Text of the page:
In 2019, for the first time ever, Bugatti finally broke the ever elusive 300-mph (482 km/h) barrier most automakers had been trying so hard to breach.
Since then most automakers have been racing to produce the fastest car in the world, with major breaks in the 1980s (200 mph/321 kmh); year 2005 (250 mph/ 402 kmh) and the 2019 Bugatti record.
Since then, a number of automotive makers have threatened Bugatti’s claim to the throne.
In fact, today your average family car can rich top speeds of over 200 km/h which just a few decades ago was reserved only for expensive exotic sport cars.
For some, this is still not enough and they venture out to find the next fastest car to quench their need for speed. In this article, we will look at the seven fastest cars of 2021.
7. McLaren Speedtail (402 km/h)
First on the list is the Speedtail. This limited-production hybrid sports car is the fourth addition in the McLaren Ultimate Series, after the Senna, the P1, and the F1.
Thanks to its ultra slick design, this three seat car looks like something straight from an alien mother ship.
The speedtail has a top speed of 250 mph (402 kmh ), and will set you back a cool $2.16 million (R30 million).
6. Bugatti Chiron Supersport
In essence, the Supersport is a beefed version of an already fast Chiron. Bugatti presented this limited production variant to Chiron owners taking part in the company's 110th-anniversary tour in Europe.
The variant is limited to 30 examples and closely resembles the prototype performing the top speed record run.
Bugatti claims that the car can attain a maximum speed in excess of 483 km/h, and has an asking price of nearly $4 million (R56 million).
5. SSC Tuatara (460km/h)
SSC began working on the development of the successor of the SSC Ultimate Aero in 2011.
In October last year, the Tuatara - according to SSC, claimed a disputed production car top speed record, recording a one-way top speed of 331.15 mph (532.93 km/h) on a seven-mile stretch of closed road outside of Las Vegas, Nevada.
On a second run earlier this year, the Tuatara reached 244 mph (392 kmh) within one mile, according to SSC. The top speed of 286 mph (460 kmh) was achieved in 3 kilometers.
The hyper car has a base price around $1.9 million (R2.8 million).
4. Bugatti Bolide (499km/h)
The car is named after the Italian word for a ‘meteor’ and the Latin for a ‘missile’. So, you know its going to be fast.
While the weight is recorded dry, it must still be light enough with fluids in it to reach its top speed of (apparently) 310 mph (499 km/h).
According to Stephan Winkelmann, the head of Bugatti, driving the Bolide is “like riding a cannonball.”
Bugatti will produce no more than 40 of the production Bolide, set to cost the equivalent of about $4.8 million (R70 million) each.
3. Hennessey Venom F5 (500 km/h)
The F5 is manufactured by the American vehicle-manufacturing company Hennessey Special Vehicles which was established in 2017
Built around a U.K.-built carbon-fiber tub weighing only 192 pounds and a mid-mounted turbo V-8 named "Fury," the Venom F5 is claimed to have a zero-to-62-mph time of 2.6 seconds and a top speed above 311 mph.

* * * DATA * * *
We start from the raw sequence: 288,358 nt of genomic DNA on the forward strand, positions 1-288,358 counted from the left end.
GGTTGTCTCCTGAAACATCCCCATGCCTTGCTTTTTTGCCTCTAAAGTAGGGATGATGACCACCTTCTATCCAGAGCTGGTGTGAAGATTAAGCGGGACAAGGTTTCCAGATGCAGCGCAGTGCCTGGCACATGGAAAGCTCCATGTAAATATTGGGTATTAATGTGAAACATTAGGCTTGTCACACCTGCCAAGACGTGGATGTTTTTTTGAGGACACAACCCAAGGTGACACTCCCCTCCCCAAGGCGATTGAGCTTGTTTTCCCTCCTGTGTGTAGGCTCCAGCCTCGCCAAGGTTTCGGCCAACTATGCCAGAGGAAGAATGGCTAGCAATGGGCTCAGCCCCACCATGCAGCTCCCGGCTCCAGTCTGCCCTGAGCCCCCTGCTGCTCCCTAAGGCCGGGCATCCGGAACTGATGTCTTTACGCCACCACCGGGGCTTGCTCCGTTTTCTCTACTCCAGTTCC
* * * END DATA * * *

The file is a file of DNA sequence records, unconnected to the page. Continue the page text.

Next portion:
The hand built car costs around $2.1 million (R28 million).
2. Koenigsegg Jesko Absolut- 553 km/h
The name Jesko is a tribute to the Koenigsegg’s founder’s father, Jesko von Koenigsegg. The car itself was introduced at the 2019 Geneva Motor Show, as the car to succeed the legendary Agera.
It is poised to be the fastest car Koenigsegg has ever built, with a claimed top speed of 330+ mph (532+ kph).
All that speed however will not come cheap, the Jesko costs in excess of $3.4 million (R47 million).
1. Devel Sixteen (550 km/h)
Meet the Devel Sixteen, the hyper car born to give most automakers nightmares. This beast is born with extreme performance and unimaginable outstanding power of ten super cars.
That’s not an exaggeration, the Sixteen through its 16 L engine has the ability to put out over 5 000 horse power (that’s an equivalent of over 52 VW polo 1.0 TSI’s).
The Sixteen has a top speed of over 550 km/h, and costs $1.8 million for the 3 000 hp version, the 5 000 hp racing car will set you back over $2 million (R28 million).
Content created and supplied by: MotZA (via Opera News )
Opera News is a free to use platform and the views and opinions expressed herein are solely those of the author and do not represent, reflect or express the views of Opera News. Any/all written content and images displayed are provided by the blogger/author, appear herein as submitted by the blogger/author and are unedited by Opera News. Opera News does not consent to nor does it condone the posting of any content that violates the rights (including the copyrights) of any third party, nor content that may malign, inter alia, any religion, ethnic group, organization, gender, company, or individual. Opera News furthermore does not condone the use of our platform for the purposes encouraging/endorsing hate speech, violation of human rights and/or utterances of a defamatory nature. If the content contained herein violates any of your rights, including those of copyright, and/or violates any the above mentioned factors, you are requested to immediately notify us using via the following email address operanews-external(at)opera.com and/or report the article using the available reporting functionality built into our Platform See More